Cause Marketing: When Giving Your All May Not Be Enough
Aug 26, 2009
My colleague Dan Kowitz's earlier post on cause marketing illustrated a potentially troubling trend for companies and nonprofits involved in cause marketing.
Though recent consumer research seems to encourage companies to get more involved with causes, those companies will be facing consumers with big expectations. With many companies making six-figure minimum cause marketing guarantees, the bar has been set pretty high. “Go big or go home” might be true with respect to sponsorship, but it seems like a dangerous game to play with cause marketing.
If you're trying to wow the public with your level of involvement with a cause, then the size of a donation or fundraising campaign does matter. But if I were a relatively small player, I would find it troubling if I took flak for not giving away enough—though it might actually be a much larger percentage of my budget than one of the big guys.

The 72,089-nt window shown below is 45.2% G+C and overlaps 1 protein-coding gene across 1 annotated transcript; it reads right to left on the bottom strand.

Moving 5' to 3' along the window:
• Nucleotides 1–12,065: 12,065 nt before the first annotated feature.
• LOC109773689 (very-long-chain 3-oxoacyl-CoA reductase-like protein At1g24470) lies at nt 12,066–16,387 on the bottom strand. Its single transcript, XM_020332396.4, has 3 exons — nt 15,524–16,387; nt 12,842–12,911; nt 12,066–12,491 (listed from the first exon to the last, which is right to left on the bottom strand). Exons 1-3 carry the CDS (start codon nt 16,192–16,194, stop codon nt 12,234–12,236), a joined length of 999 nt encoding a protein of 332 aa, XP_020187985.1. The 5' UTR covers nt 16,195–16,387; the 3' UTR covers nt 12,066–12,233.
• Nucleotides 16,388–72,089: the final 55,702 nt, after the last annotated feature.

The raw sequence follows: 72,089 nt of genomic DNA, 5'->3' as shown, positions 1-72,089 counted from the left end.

Certainly this is the reality of a competitive marketplace. But we—as an industry and as consumers—may be shooting ourselves in the foot by setting impossibly high standards. If we glorify a select few companies for their involvement, will the perceived cost of entry become prohibitive for small players and actually discourage them from getting involved with nonprofits? We’ve worked with several organizations facing this challenge with their cause marketing efforts, and it requires a lot of time and frank discussion to figure out how to offer unique solutions to the multi-national corporation and the local mom-and-pop.
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